Guillain-Barré Syndrome

What is Guillain-Barré syndrome (GBS)?

Guillain-Barré syndrome (GBS) (say “ghee-YAN bah-RAY”) is a rare nervous system disorder that results from nerve damage caused by the body’s own defenses (immune system), usually in response to an infection or other illness. GBS causes muscle weakness, loss of reflexes, and numbness or tingling in the arms, legs, face, and other parts of the body. It may progress to complete paralysis.

About 1 or 2 people out of 100,000 develop GBS each year.1 Although GBS can be life-threatening, most people recover with few lasting problems.

What causes Guillain-Barré syndrome?

The exact cause of GBS is not known. But it is believed that the disorder is an autoimmune disease, a condition in which the immune system attacks its own tissues as though they were foreign substances. Nerves are damaged by the immune system, usually in response to a viral or bacterial infection or other illness. As the immune system produces antibodies to fight the infection or illness, it may also produce antibodies that attack the covering (myelin sheath) of the peripheral nerves and sometimes the nerve fibers (axons). The resulting nerve damage leads to tingling and numbing sensations, muscle weakness, and paralysis.

Although it is not known exactly what triggers the body’s response, GBS most often develops after a respiratory or gastrointestinal infection. A variety of infections may be associated with GBS. Those that have been most commonly linked to the disease are Campylobacter jejuni (a bacterial infection that affects the intestinal tract), mycoplasma (a type of bacteria that can cause pneumonia), cytomegalovirus (CMV), Epstein-Barr virus (EBV), and varicella-zoster virus, the virus that causes chickenpox and shingles.

The 1976 swine flu vaccine was linked to GBS. Since then, researchers have studied the link between any flu vaccine and GBS. Some studies show a very small increase in the risk of GBS after having the flu vaccine. But getting the flu is much more of a health risk than is the chance that you could get GBS after having the flu vaccine.23

What are the symptoms?

Generally, symptoms of GBS include:

  • Numbness or tingling in the hands and feet and occasionally around the mouth and lips.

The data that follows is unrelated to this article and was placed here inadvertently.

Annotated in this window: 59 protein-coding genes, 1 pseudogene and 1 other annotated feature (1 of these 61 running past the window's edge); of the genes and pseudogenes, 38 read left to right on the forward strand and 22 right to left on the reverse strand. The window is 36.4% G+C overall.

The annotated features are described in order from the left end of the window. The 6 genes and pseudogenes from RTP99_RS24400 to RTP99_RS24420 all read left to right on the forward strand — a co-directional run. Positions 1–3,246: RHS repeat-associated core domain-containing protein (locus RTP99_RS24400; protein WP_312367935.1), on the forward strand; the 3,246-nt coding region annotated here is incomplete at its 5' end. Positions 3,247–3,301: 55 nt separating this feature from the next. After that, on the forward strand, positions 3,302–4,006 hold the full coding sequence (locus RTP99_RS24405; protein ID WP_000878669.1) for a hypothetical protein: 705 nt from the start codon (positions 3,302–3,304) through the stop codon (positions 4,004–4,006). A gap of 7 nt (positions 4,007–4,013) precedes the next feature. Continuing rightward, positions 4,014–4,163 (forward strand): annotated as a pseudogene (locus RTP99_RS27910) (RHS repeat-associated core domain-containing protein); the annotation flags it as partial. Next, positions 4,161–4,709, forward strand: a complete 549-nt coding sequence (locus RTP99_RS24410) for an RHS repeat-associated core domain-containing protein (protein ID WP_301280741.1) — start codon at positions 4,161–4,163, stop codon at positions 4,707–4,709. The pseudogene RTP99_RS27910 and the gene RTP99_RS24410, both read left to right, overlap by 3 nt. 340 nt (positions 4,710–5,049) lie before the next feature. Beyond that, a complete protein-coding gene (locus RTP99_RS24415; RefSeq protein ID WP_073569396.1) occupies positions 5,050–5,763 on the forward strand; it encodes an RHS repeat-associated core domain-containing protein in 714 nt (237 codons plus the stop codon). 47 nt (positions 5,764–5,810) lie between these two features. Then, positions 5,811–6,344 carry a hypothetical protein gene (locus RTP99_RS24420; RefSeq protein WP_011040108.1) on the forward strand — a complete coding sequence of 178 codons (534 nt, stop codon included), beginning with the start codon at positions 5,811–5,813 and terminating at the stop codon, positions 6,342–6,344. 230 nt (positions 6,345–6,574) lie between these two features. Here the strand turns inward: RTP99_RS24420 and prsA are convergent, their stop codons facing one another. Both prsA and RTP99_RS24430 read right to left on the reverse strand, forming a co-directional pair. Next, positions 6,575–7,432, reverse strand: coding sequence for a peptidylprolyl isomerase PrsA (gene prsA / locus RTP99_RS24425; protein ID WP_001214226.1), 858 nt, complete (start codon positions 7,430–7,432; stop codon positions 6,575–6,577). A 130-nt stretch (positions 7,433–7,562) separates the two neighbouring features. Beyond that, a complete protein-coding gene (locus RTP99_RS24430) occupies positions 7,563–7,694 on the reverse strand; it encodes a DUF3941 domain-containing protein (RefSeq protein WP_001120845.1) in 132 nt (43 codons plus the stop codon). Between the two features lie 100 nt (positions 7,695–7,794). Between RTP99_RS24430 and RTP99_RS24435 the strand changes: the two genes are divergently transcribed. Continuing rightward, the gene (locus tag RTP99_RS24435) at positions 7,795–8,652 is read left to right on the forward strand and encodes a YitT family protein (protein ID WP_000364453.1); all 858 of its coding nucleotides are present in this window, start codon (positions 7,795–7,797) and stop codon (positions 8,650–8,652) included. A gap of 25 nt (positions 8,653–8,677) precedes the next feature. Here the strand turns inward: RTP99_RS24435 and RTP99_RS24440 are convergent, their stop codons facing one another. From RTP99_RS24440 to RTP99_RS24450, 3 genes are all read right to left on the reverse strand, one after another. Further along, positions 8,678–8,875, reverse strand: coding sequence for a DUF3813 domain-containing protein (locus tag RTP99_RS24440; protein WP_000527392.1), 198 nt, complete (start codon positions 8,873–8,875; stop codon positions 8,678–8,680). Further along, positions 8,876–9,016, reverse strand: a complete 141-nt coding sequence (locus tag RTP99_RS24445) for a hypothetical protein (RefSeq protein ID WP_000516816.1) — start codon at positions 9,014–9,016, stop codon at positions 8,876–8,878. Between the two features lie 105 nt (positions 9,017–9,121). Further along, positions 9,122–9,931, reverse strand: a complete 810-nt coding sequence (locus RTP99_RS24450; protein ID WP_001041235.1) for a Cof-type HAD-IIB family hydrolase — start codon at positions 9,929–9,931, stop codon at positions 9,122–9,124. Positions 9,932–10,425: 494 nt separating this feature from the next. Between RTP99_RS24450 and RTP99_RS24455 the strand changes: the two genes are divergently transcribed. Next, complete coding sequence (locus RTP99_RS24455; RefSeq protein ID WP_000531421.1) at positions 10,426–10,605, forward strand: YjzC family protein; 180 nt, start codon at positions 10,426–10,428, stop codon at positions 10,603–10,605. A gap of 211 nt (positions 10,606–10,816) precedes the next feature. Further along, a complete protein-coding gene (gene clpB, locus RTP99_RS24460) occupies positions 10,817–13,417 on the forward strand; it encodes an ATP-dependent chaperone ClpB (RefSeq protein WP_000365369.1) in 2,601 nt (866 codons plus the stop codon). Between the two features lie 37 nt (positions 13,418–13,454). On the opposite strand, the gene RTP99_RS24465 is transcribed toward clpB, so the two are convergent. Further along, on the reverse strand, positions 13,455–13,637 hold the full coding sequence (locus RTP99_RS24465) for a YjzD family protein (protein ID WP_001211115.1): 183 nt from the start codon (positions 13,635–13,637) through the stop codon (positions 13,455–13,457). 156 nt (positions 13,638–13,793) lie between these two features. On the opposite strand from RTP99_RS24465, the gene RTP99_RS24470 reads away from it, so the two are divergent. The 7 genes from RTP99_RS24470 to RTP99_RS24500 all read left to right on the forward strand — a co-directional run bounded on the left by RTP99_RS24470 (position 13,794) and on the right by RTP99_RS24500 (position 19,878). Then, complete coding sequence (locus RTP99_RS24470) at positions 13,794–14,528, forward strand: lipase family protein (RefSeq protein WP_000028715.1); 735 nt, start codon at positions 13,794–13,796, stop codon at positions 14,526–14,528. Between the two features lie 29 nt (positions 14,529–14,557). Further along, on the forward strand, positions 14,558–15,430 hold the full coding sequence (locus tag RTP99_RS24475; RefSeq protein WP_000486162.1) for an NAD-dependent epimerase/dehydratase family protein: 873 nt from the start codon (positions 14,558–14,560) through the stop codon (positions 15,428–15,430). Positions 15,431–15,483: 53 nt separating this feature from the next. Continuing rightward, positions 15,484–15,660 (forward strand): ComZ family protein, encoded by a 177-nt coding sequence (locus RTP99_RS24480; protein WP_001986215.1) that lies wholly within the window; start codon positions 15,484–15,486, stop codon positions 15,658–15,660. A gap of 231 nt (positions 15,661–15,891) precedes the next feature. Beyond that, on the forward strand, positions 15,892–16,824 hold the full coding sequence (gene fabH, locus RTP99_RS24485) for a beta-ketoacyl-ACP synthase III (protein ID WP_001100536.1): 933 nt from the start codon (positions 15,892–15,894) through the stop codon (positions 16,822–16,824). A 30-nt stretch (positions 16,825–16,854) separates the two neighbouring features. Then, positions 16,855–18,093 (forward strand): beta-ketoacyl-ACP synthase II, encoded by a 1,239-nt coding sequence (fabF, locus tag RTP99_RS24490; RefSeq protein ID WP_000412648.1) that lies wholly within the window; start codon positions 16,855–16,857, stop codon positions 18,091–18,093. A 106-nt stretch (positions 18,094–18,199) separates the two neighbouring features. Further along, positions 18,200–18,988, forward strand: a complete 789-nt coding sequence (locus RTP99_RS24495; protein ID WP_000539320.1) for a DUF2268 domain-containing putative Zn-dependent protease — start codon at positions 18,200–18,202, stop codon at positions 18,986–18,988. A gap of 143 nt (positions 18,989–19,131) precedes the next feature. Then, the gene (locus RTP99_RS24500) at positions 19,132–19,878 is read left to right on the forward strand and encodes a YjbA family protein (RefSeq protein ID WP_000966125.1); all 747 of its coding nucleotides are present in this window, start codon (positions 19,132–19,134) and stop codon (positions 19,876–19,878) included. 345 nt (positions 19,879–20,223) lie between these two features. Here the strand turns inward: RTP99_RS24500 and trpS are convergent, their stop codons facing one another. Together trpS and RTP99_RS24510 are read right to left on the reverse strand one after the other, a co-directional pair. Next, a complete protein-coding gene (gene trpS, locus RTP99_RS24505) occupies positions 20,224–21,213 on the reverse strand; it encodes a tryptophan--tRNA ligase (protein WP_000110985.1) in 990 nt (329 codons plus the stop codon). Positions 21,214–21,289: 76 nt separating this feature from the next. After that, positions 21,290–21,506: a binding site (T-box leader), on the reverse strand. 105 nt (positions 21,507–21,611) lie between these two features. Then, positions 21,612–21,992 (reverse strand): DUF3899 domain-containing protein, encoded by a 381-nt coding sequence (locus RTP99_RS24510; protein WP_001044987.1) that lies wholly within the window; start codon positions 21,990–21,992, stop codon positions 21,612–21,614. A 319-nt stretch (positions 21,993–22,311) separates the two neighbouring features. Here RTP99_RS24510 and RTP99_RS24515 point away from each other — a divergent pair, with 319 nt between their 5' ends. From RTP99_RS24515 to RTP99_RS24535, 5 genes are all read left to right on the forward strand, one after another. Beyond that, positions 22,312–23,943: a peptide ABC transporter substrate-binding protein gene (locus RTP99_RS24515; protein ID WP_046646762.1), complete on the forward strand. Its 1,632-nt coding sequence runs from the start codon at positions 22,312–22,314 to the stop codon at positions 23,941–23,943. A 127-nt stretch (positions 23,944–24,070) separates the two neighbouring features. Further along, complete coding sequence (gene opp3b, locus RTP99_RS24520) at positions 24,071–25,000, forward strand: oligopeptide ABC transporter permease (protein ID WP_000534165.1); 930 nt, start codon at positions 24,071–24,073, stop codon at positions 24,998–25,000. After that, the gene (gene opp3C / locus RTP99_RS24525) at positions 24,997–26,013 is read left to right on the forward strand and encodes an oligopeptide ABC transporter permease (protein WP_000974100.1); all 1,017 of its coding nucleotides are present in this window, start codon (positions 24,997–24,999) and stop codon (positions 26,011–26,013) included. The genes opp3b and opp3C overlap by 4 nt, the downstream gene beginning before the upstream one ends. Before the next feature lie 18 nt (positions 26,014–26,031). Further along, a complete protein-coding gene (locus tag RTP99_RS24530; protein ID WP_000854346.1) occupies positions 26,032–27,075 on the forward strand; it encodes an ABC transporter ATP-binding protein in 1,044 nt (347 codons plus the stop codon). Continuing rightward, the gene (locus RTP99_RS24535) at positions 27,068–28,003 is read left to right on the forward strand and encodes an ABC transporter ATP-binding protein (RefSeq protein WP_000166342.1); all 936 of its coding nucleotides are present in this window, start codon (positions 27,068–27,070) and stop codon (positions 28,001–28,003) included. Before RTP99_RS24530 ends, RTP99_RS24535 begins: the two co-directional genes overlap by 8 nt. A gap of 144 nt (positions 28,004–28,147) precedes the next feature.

• Muscle weakness on both sides of the body in the legs, arms, and face.
  • Difficulty speaking, chewing, and swallowing.
  • Inability to move the eyes.
  • Back pain.

Symptoms usually start with numbness or tingling in the fingers and toes, followed by weakness in the leg and arm muscles that develops over a period of days to weeks. Hospital treatment is often needed during this time. The progression of weakness usually does not last longer than about 4 weeks. The weakness then stabilizes and gradually improves within the following few months.

For More Information . . .

You can find out more about Guillain-Barre Syndrome by contacting the following organizations:

National Institute of Neurological Disorders and Stroke, NIH, HHS
Phone: (301) 496-5751
Internet Address:

National Organization for Rare Disorders
Phone: (800) 999-6673
Internet Address:

Guillain-Barre Syndrome Foundation International
Phone: (610) 667-0131
Internet Address:

This information was abstracted from fact sheets developed by the Office on Women’s Health

in the Department of Health and Human Services and the National Institute of Neurological Disorders and Stroke.

All material contained in the FAQs is free of copyright restrictions, and may be copied, reproduced, or duplicated without permission of the Office on Women’s Health in the Department of Health and Human Services; citation of the source is appreciated.


Author: H. Sandra Chevalier-Batik

I started the Inconvenient Woman Blog in 2007, and am the product of a long line of inconvenient women. The matriarchal line is French-Canadian, Roman Catholic, with a very feisty Irish great-grandmother thrown in for sheer bloody mindedness. I am a research analyst and author who has made her living studying technical data, and developing articles, training materials, books and web content. Tracking through statistical data, and oblique cross-references to find the relevant connections that identifies a problem, or explains a path of action, is my passion. I love clearly delineating the magic questions of knowledge: Who, What, Why, When, Where and for How Much, Paid to Whom. My life lessons: listen carefully, question with boldness, and personally verify the answers. I look at America through the appreciative eyes of an immigrant, and an amateur historian; the popular and political culture is a ceaseless fascination. I have no impressive initials after my name. I’m merely an observer and a chronicler, an inconvenient woman who asks questions, and sometimes encourages others to look at things differently.